Encyclopedia of Fantasy (1997)
Statues

The sympathetic-Magic link between a well made statue and the thing represented (whether a human, a God or an imagined ideal) lends itself to fantasy developments, usually Animate/Inanimate transitions. A statue may become animated, as in the tales of Pygmalion and Don Juan – whose animations are inspired by, respectively, Love and Vengeance. In Ernest Bramah's "Kin Weng and the Miraculous Tusk" (in Kai Lung Unrolls His Mat coll 1928) the carved figure of a bird is so perfect that it comes alive and takes wing. Museum statues of Greek gods are animated in Thorne Smith's The Night Life of the Gods (1931). New York gargoyles wake to vengeful life in Harlan Ellison's "Bleeding Stones" (in Deathbird Stories coll 1975) and Parisian ones are friendly in Disney's The Hunchback of Notre Dame (1995); statues of Monsters atop a New York skyscraper come diabolically alive in Ghostbusters (1984), whose sequel animates the Statue of Liberty. Mannequin (1987) sees a shop-window dummy animated via Possession.

The reverse process – whereby living things turn into statuary – goes back to the Myth of the Gorgons and their petrifying gaze, shared by mythical Monsters like the basilisk and cockatrice. It is a favourite form of Bondage imposed by evil magic-users: Mombi plans this fate for the boy Tip in L Frank Baum's The Marvelous Land of Oz (1904). However, a child turned to marble by an incautious Wish in E Nesbit's The Enchanted Castle (1907) finds her (temporary) statuehood curiously idyllic. G K Chesterton's Science Fantasy "The Finger of Stone" (in The Poet and the Lunatics coll 1929) features water that causes rapid petrification. Trolls traditionally become statues of themselves when touched by the Sun, as in J R R Tolkien's The Hobbit (1937). In John Collier's "Evening Primrose" (1941) those threatening the secrecy of the Wainscot society, whose members pose as mannequins in a Shop, are punished by being made over into "real" wax mannequins. The White Witch of C S Lewis's The Lion, the Witch and the Wardrobe (1950) routinely converts her opposition to statues. Robert Holdstock's "In the Valley of the Statues" (1979) hints at repeated, reversible statue/human Transformations, and a mystic oneness of flesh and stone.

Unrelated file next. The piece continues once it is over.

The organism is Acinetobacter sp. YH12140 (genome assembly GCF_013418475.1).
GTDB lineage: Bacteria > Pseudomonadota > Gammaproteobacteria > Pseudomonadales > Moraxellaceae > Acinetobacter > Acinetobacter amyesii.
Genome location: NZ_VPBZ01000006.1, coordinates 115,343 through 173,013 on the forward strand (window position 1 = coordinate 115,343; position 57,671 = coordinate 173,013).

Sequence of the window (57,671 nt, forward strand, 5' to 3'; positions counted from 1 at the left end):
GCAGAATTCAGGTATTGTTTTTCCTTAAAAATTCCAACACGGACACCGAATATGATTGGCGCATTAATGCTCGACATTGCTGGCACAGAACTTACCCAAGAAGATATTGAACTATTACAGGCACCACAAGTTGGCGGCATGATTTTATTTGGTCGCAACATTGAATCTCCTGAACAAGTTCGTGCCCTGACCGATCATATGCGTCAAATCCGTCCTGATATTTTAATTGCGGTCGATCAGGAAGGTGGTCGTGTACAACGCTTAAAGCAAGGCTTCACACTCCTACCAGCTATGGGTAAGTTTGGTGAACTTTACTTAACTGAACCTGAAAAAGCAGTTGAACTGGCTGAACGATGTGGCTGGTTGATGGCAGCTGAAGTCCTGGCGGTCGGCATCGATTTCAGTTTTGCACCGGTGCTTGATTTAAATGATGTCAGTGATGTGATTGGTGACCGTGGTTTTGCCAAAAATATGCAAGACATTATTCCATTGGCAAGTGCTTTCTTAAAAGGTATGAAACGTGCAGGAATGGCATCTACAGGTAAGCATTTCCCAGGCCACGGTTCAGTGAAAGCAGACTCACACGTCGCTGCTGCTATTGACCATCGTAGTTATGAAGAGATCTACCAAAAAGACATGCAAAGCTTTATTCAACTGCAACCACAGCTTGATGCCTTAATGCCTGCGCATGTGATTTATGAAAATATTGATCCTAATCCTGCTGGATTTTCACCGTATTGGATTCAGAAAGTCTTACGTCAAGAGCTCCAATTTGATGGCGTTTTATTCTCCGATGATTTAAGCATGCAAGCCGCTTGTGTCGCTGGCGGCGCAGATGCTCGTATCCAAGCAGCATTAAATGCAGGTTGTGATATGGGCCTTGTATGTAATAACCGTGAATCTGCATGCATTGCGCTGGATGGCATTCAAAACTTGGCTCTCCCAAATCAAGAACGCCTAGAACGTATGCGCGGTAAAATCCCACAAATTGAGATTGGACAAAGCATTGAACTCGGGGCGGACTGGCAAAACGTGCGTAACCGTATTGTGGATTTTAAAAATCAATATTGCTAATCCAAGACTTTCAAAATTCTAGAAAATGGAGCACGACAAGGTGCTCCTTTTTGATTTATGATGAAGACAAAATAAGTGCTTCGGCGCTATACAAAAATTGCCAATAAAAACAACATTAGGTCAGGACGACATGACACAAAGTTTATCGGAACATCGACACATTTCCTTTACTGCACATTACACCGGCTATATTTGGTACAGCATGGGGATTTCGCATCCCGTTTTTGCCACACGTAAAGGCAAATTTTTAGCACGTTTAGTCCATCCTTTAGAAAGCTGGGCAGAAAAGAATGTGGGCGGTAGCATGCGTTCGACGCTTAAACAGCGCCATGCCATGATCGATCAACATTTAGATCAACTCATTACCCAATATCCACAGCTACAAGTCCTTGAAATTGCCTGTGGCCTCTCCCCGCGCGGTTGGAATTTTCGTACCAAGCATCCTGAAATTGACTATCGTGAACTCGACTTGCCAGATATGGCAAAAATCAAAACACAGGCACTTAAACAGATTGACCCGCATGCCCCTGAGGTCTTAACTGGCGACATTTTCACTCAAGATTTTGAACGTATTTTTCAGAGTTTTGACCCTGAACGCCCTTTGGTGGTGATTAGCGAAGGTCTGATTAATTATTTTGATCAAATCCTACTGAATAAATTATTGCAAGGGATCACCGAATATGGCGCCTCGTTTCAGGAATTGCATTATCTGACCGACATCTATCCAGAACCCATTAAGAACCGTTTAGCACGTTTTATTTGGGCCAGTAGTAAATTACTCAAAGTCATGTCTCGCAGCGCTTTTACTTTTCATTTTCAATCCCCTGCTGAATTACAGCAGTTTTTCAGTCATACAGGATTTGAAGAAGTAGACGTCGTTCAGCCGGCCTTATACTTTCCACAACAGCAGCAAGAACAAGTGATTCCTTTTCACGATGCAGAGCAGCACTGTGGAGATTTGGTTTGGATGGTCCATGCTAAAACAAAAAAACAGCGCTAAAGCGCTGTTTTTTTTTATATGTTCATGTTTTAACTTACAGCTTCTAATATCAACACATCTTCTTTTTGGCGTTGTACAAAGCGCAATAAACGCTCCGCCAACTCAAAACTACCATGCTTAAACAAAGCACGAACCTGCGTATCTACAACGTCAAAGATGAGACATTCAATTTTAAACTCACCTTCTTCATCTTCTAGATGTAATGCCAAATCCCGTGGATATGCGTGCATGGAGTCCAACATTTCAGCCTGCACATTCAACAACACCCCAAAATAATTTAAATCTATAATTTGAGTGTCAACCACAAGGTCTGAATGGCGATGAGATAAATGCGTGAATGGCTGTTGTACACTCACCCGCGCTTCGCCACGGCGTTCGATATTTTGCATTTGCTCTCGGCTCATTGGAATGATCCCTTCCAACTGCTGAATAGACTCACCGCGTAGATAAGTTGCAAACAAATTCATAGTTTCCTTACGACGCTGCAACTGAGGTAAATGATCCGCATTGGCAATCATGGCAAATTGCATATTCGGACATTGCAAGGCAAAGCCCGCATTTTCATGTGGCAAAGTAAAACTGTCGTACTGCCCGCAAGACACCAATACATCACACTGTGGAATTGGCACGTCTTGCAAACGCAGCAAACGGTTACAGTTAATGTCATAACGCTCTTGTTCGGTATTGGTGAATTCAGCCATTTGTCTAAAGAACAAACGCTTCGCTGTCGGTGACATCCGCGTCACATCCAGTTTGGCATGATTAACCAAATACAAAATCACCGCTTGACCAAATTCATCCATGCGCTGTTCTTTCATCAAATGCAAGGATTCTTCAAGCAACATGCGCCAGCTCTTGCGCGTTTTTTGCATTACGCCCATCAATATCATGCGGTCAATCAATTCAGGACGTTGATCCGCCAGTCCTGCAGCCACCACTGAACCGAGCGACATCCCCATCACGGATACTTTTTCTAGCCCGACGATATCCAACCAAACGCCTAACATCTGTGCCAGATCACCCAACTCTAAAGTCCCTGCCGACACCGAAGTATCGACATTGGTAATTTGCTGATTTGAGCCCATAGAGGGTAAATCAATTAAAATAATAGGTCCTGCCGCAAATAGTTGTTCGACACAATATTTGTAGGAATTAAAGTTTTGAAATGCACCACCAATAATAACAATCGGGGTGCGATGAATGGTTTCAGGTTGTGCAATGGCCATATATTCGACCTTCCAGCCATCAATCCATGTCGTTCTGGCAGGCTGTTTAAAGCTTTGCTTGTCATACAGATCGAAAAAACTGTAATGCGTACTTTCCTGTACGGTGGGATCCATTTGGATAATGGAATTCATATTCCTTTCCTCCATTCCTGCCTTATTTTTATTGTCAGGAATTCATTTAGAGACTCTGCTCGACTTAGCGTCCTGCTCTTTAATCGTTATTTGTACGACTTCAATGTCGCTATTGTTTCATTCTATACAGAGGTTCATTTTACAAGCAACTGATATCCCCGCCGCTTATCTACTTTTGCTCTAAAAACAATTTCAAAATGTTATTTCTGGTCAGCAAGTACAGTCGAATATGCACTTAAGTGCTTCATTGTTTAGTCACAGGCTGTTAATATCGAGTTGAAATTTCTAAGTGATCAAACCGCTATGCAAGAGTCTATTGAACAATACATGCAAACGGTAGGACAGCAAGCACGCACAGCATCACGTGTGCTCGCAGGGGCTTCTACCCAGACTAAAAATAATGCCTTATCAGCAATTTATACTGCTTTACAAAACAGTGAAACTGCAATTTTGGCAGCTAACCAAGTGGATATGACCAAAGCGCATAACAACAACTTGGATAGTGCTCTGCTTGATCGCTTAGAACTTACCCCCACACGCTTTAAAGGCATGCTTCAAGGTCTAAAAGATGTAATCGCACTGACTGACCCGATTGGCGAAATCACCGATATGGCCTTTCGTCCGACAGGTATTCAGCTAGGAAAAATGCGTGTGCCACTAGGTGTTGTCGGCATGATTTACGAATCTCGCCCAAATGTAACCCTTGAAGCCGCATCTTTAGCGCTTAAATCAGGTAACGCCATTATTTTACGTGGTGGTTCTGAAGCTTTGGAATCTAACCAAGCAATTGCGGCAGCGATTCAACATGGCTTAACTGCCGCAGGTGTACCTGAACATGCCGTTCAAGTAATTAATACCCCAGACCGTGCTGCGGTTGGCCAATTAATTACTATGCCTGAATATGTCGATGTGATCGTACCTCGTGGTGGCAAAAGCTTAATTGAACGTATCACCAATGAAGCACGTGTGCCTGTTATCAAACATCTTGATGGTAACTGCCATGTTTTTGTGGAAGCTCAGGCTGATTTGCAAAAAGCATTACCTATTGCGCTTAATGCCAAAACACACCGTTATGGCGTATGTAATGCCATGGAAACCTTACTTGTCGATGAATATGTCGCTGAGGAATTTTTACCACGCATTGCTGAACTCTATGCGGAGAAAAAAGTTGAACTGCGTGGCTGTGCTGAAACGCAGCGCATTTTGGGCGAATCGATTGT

Even statues which remain statues may play a part in strange and/or symbolic relationships – one reason why the second of the Bible's Ten Commandments is a Prohibition against making any "graven image", particularly idols such as the Golden Calf. Legendarily, placing a Ring on the finger of a statue of Aphrodite (as related in The Anatomy of Melancholy [1621] by Robert Burton [1577-1640]) is an unwitting Contract of marriage which will clash dangerously with earthly relationships, as in F Anstey's comic The Tinted Venus (1885); this theme is horrifically echoed in Tim Powers's The Stress of Her Regard (1989). It is a magic statue that whimsically precipitates the Identity Exchange in Thorne Smith's Turnabout (1931) (>>> Turnabout [1940]). [DRL]

see also: Face of Glory; Gog and Magog; Golem.

This entry is taken from the Encyclopedia of Fantasy (1997) edited by John Clute and John Grant. It is provided as a reference and resource for users of the SF Encyclopedia, but apart from possible small corrections has not been updated.